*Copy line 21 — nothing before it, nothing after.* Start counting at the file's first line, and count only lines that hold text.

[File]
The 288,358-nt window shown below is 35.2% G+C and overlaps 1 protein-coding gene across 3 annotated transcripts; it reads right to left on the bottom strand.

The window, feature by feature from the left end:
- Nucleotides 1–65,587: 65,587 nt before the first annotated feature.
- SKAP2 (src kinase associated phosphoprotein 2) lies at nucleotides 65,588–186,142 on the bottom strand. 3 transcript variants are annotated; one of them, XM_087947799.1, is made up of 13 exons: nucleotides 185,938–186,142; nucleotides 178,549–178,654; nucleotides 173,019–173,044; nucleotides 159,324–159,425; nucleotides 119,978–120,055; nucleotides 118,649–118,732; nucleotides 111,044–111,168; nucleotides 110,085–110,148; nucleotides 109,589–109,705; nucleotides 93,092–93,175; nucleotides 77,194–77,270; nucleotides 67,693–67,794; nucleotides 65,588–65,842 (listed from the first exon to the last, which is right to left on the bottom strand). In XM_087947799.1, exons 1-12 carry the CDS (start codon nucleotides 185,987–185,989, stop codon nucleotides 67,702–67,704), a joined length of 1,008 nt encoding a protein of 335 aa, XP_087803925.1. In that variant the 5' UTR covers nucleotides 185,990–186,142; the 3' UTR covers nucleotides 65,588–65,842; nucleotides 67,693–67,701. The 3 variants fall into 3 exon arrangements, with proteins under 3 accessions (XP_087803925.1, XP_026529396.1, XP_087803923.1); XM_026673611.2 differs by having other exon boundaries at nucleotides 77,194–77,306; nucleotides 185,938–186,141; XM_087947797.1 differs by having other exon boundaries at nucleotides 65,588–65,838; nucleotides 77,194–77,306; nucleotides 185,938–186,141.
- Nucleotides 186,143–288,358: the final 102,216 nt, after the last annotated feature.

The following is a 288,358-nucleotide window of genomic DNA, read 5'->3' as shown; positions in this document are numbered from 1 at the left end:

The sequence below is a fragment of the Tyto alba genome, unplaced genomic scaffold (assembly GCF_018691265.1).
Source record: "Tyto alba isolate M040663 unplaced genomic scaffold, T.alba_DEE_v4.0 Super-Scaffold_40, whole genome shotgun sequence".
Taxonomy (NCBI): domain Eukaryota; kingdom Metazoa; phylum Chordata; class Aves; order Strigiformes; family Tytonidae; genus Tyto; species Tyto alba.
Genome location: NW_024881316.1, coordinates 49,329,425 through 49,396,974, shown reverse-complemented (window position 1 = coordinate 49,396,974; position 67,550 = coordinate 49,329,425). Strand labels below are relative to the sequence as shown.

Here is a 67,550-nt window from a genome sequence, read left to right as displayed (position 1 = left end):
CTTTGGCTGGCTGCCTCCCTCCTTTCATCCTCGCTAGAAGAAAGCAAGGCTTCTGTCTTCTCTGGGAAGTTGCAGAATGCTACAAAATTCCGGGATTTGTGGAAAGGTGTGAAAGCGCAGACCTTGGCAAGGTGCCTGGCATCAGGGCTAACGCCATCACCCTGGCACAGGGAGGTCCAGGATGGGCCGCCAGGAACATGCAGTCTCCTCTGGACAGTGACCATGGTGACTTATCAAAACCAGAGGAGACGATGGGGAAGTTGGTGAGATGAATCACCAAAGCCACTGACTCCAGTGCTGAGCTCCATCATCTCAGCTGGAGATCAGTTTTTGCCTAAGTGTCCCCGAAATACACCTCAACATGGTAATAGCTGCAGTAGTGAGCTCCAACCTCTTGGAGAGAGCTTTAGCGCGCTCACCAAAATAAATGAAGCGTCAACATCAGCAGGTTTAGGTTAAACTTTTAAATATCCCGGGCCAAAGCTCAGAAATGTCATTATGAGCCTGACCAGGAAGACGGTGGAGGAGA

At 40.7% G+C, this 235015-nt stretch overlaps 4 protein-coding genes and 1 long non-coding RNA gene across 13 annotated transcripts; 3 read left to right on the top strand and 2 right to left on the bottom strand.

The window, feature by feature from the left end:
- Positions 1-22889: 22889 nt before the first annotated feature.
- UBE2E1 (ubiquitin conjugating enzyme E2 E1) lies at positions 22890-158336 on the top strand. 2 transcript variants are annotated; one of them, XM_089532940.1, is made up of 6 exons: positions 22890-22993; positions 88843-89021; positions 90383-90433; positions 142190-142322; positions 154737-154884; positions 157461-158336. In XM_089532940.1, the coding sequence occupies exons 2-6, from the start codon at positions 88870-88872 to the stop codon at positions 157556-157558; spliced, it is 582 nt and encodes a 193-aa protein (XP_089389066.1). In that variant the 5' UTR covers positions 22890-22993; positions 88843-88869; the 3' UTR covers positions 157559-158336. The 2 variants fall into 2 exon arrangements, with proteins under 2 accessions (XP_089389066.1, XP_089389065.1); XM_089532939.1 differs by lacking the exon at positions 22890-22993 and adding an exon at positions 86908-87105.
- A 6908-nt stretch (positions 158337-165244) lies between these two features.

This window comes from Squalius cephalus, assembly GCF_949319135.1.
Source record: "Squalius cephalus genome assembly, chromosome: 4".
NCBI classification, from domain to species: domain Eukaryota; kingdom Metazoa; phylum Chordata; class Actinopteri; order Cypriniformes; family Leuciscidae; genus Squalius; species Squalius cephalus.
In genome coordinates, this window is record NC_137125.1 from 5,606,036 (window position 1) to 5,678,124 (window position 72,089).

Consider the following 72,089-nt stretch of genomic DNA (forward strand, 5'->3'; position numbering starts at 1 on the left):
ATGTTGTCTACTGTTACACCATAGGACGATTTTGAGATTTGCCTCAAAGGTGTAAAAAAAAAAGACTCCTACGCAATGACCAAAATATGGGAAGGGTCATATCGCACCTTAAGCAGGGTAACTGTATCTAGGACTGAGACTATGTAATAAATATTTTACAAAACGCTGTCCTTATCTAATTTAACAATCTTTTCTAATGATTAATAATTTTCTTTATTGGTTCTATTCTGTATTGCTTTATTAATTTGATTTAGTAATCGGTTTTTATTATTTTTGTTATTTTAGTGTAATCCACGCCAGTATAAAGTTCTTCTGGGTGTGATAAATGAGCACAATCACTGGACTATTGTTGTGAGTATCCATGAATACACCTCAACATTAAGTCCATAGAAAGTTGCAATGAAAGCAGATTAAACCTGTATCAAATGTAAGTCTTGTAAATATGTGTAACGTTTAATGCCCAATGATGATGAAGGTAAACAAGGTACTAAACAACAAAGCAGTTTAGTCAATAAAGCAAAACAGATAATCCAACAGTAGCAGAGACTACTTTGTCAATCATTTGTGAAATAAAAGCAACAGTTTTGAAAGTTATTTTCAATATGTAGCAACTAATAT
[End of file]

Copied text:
In genome coordinates, this window is record NC_137125.1 from 5,606,036 (window position 1) to 5,678,124 (window position 72,089).